Tuesday, April 1, 2014
5 blueprints and maps of unbuilt projects in Toronto
The version of Toronto we see around us, the streets, parks, transit system, and its neighbourhoods at large, are all just a version of the city that could have been. Unlike cities in other parts of the world that evolved semi-organically over centuries, Toronto is the result of years of planning and controlled expansion. A road here, a public space there, (usually) for a reason.
But not all the plans made for Toronto reached fruition. The archives are chock full of plans, maps, diagrams, and blueprints that, in an alternate reality, could have been built. Here are six plans for Toronto that for better or worse didn't quite work out as intended.
THE DISCARDED 1788 PLAN FOR TORONTO
A year after the Toronto Purchase, the deal that traded 2,000 gun flints, 24 brass kettles, 10 dozen mirrors, 2 dozen laced hats, a bale of flowered flannel, and 96 gallons of rum with the Mississauga First Nation for 101,528 hectares of land, a large portion of which is now occupied by the City of Toronto, Captain Gother Mann of the Royal Engineers prepared his plan for a new city on the "Torento Harbour" (pictured above.)
Rigidly symmetrical except for an unusual additional block tacked onto the southeast corner, the plan showed a complete disregard for any features of the natural landscape, including the waterfront and various creeks and rivers. There central core, surrounded by a public common, would have fit between King, Harbord, Bathurst, and Bay, according to Mark Osbaldeston in Unbuilt Toronto.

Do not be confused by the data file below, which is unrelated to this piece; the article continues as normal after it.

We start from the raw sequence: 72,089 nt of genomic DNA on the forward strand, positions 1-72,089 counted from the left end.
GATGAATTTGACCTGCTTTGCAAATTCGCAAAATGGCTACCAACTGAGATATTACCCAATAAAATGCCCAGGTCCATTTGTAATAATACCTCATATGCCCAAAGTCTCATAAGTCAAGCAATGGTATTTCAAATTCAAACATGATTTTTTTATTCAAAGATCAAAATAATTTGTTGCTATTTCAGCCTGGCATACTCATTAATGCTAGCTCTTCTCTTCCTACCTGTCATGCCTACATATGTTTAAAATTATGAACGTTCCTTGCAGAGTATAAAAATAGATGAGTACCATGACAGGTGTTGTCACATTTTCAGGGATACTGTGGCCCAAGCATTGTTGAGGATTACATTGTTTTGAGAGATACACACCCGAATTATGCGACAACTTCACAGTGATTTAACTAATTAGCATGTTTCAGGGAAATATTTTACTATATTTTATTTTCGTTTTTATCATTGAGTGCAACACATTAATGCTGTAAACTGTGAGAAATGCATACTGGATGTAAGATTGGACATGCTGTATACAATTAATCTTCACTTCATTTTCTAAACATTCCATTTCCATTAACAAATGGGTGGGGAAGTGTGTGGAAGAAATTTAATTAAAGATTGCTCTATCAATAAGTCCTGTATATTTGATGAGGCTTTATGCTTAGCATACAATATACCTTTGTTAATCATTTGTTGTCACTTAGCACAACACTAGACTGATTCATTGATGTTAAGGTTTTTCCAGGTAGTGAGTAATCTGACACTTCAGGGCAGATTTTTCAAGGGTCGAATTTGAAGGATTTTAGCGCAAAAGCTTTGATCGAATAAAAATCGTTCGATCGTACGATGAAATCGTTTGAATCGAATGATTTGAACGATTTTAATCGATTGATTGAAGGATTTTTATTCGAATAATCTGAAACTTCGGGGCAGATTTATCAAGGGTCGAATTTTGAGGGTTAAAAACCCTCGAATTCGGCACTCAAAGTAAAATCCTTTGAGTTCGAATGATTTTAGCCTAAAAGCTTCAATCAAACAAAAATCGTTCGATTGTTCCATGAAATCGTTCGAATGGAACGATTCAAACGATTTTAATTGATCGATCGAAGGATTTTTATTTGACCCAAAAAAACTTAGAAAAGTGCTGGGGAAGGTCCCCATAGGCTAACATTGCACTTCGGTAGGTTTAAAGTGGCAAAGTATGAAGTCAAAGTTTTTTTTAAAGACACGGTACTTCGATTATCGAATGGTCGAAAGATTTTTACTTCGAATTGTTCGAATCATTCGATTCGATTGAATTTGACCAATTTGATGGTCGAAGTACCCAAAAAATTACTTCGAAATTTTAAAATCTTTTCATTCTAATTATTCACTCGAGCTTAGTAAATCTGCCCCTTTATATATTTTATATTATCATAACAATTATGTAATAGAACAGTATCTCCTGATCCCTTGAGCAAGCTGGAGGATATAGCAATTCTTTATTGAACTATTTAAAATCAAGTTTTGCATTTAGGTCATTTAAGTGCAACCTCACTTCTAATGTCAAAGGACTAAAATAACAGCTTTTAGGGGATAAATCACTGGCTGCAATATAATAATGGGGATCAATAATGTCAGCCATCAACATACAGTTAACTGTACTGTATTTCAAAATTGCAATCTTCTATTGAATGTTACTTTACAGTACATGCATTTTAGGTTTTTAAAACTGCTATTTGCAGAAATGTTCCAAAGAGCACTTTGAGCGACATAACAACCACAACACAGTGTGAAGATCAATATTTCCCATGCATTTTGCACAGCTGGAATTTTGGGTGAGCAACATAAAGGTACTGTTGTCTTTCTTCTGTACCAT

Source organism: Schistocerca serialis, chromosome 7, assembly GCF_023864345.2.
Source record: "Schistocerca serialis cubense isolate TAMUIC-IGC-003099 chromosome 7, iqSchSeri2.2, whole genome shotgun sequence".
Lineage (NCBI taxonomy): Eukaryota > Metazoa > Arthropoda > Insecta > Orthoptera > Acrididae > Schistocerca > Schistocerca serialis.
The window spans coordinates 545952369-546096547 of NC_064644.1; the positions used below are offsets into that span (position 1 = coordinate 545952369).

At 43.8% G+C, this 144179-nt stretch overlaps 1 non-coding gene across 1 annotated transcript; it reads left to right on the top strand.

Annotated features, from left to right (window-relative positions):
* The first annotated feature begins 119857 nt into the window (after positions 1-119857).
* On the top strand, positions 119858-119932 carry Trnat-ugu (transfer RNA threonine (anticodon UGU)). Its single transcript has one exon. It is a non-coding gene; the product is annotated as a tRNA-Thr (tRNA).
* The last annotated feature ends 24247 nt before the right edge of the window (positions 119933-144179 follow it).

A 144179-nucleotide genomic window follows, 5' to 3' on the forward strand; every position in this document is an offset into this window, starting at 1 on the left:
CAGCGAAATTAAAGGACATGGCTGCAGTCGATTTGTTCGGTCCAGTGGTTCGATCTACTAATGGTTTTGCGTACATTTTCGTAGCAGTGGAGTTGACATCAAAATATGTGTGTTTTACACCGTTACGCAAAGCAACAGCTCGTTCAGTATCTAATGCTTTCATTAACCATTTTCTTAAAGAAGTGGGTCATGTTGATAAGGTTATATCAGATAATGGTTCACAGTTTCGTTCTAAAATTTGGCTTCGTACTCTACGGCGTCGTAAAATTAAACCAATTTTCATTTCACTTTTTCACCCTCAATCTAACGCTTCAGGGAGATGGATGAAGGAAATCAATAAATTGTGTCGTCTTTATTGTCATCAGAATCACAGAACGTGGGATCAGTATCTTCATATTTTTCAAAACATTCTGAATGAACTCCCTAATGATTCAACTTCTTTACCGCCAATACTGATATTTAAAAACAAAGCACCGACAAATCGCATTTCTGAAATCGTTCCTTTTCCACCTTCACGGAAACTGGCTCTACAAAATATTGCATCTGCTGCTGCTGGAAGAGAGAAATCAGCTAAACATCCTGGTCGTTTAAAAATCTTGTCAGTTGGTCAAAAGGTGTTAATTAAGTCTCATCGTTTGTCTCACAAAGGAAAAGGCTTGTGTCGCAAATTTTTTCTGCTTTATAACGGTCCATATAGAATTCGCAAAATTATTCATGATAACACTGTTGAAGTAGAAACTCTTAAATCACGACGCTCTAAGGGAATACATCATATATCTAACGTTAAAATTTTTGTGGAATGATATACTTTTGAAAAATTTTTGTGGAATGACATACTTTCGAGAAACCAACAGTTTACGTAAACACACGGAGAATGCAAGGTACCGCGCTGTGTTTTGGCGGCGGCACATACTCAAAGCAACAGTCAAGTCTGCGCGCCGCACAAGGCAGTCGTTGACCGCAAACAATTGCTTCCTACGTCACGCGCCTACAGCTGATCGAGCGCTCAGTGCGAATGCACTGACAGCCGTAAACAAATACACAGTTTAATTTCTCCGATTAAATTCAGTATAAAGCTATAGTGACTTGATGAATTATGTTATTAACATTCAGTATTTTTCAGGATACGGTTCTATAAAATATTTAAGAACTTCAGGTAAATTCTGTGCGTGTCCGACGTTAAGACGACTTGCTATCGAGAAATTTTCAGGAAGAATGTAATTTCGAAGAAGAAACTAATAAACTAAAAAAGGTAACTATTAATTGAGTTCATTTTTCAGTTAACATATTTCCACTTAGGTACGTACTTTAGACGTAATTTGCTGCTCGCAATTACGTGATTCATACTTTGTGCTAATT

Mann's ideas were ditched in favour of the smaller, simpler plan by Alexander Aitken that formed the nucleus of this Toronto.
WALKS AND GARDENS
Sadly, the story of the Toronto waterfront is one where the might of industrial development won out over plans to protect the shoreline for public use. The Walks and Gardens (to use just one of its various names,) which still rears its head in land deals today, sought to turn all the land south of Front to the water for a linear park connecting the Garrison Reserve with the Don River park.
The idea was first acted on in earnest in the mid 1800s, though it had been around since the very first days of the city.
The park got remarkably far - at one point the city owned the land it needed - and was partially built in the form of Fair Green between Berkeley and Princess in 1841. Instead of a waterfront park, the city got a bustling port and the Union Station rail corridor. On the plus side, the conditions of the sale of the park land required the city to invest in new green spaces like Riverdale Park and High Park.
ASHBRIDGE'S BAY IMPROVEMENTS
There can be no part of Toronto that has been so thoroughly manhandled as Ashbridge's Bay and the lower Don River. In its natural state, the natural mouth of the Don was a reedy marsh with scattered deep ponds and creeks. A sandbar connected the Toronto Island to the foot of Woodbine.
Around 1900, the city, faced with a lack of shipping berths for large vessels in the Toronto Bay, believed reclaiming the heavily polluted Ashbridge's Bay would deliver an economic lift. The area had become a soiled and noxious quagmire after years of uncontrolled industry on the waterfront, which included the vast stockyards of William Davies Company, the company that helped give Toronto the nickname Hogtown.